Batman: The Dark Knight Strikes Again
Batman: Year One
Batman: Hush Vol. 1 & Vol. 2
Kingdom Come
Identity Crisis
JLA Vol. 1: New World Order
Green Lantern: Rebirth
Crisis On Infinite Earths
Transmetropolitan Vol. 1: Back On The Street
The Quitter
Hellblazer: Original Sins
Y: The Last Man Vol. 1: Unmanned
Kamikaze Kaito Jeanne
Sword Of The Dark Ones
Ex Machina Vol. 1: The First Hundred Days

Some observations:

* DC's tried to go across their imprints here; we've got representation from Vertigo, DC, and CMX. Wildstorm ends up the big loser with just the Ex Machina trade. It's highly surprising that The Authority didn't make this list.

* Looks like DC went for the cheap with this list -- Absolute Sandman is largely a better introduction to Sandman than just the paperback volume 1; ditto on Crisis on Infinite Earths.

* Endless Nights is something of a random choice; a good boook, but then there'd be room on the list for The Authority. Endless Nights does, however, contain a summary of all the other Sandman trades.

* As if Superman's deceptively simple origin wasn't convoluted enough, DC's three Superman trades here offer three different takes on the Man of Steel.

* There's a time lag to this list -- strange that the super-popular All-Star Superman isn't here instead of Superman/Batman; ditto Identity Crisis over Infinite Crisis (fears of being too continuity-heavy, perhaps) and JLA: New World Order over Justice League of America: The Tornado's Path (as if Meltzer's Justice League doesn't feel like the Big Seven to DC, either). Looks like nothing on this list newer than the past year or so.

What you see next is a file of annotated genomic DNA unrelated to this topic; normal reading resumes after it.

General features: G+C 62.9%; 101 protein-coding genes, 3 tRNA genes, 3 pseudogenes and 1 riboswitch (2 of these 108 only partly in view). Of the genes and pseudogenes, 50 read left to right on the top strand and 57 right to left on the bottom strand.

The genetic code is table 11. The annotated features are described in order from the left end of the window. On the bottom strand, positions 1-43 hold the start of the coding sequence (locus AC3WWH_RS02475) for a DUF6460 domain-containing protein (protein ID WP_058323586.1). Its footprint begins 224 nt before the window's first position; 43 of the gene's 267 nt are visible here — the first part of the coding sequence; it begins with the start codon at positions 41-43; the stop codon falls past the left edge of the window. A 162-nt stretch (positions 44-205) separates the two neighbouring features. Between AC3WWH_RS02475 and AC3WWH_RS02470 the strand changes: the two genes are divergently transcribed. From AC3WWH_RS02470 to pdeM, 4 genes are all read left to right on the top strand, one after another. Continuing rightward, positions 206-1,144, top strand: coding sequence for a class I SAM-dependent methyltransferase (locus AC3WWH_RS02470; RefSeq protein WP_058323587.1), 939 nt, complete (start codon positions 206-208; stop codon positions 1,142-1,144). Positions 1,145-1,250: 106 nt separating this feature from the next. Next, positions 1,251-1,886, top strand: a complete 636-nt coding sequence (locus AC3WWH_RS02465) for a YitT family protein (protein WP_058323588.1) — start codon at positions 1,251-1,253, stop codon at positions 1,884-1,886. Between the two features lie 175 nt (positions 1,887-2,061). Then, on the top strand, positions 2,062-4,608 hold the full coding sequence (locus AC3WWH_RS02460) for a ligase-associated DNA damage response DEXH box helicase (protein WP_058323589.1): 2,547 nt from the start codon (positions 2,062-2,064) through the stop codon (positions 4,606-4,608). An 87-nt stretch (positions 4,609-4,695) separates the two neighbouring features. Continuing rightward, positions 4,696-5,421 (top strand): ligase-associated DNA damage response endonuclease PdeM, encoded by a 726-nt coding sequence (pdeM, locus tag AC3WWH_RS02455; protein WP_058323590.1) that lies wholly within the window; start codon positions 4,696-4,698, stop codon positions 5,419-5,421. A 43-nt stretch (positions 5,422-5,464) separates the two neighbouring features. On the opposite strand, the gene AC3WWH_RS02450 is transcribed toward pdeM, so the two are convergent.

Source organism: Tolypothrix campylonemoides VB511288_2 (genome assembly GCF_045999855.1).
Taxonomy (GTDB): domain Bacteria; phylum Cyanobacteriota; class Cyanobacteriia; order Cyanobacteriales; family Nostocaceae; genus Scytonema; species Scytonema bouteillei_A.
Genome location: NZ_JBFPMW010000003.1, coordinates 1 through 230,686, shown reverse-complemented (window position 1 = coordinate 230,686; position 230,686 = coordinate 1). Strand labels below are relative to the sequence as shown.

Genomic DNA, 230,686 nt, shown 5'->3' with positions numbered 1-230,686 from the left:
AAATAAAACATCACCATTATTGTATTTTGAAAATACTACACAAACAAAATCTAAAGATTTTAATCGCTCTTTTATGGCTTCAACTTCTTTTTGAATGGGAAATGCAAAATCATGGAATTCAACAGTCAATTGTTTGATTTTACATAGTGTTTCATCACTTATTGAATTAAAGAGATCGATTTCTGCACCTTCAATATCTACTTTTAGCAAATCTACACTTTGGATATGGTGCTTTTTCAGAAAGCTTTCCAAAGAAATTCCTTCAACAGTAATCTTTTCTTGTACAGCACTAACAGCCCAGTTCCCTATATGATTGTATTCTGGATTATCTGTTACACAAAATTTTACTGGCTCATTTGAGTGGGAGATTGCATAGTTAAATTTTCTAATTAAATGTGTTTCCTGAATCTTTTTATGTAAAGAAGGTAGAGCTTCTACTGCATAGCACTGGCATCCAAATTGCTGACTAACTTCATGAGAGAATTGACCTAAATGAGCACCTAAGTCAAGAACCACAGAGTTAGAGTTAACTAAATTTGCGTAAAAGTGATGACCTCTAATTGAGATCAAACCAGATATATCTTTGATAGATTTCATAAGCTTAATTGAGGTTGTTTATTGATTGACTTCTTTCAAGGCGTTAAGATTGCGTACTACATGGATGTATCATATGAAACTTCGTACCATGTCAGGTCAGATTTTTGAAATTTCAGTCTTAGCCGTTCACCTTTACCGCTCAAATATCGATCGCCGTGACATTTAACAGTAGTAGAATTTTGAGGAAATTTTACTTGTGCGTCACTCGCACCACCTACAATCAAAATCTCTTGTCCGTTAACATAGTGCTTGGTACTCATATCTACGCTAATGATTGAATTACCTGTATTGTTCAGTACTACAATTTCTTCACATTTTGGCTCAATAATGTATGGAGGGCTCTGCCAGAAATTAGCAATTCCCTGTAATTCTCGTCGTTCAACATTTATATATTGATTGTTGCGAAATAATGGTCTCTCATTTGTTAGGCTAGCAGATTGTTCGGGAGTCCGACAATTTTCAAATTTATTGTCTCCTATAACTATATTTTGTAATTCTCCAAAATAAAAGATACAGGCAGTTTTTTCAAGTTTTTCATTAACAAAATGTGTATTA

* Green Lantern: Rebirth was a great story, but including Superman, Batman, and Green Lantern on this list instead of Superman, Batman, and Wonder Woman is a controversial choice. I'd imagine this would have been a good time to plug Jodi Picoult's Wonder Woman trade. I'm curious how close Kevin Smith's Green Arrow was to making this list, too.

* That The Dark Knight Strikes Again made this list is a travesty. While Dark Knight Returns takes its rightful place, no way does Dark Knight Strikes Again deserve to be on this list. Note that the summary text for Strikes Again, even, is a description of Fables, as if no one could stomach explaining what Strikes Again is about.

* Stories we'd put on this list? Flash: The Return of Barry Allen, maybe. The New Teen Titans: The Judas Contract is another, maybe Legion of Super-Heroes: The Great Darkness Saga. The Death of Superman? What do you think?

Anyway, it's been on my mind lately to post my own top ten list of trade paperbacks, maybe separated by character. I'll think on it and follow up later.

(UPDATE: Don't miss our own list of the top trade paperbacks for: Superman, Batman, Wonder Woman, Flash, Green Lantern, the Justice League, the Legion of Super-Heroes, and DC's best books starring female heroes.)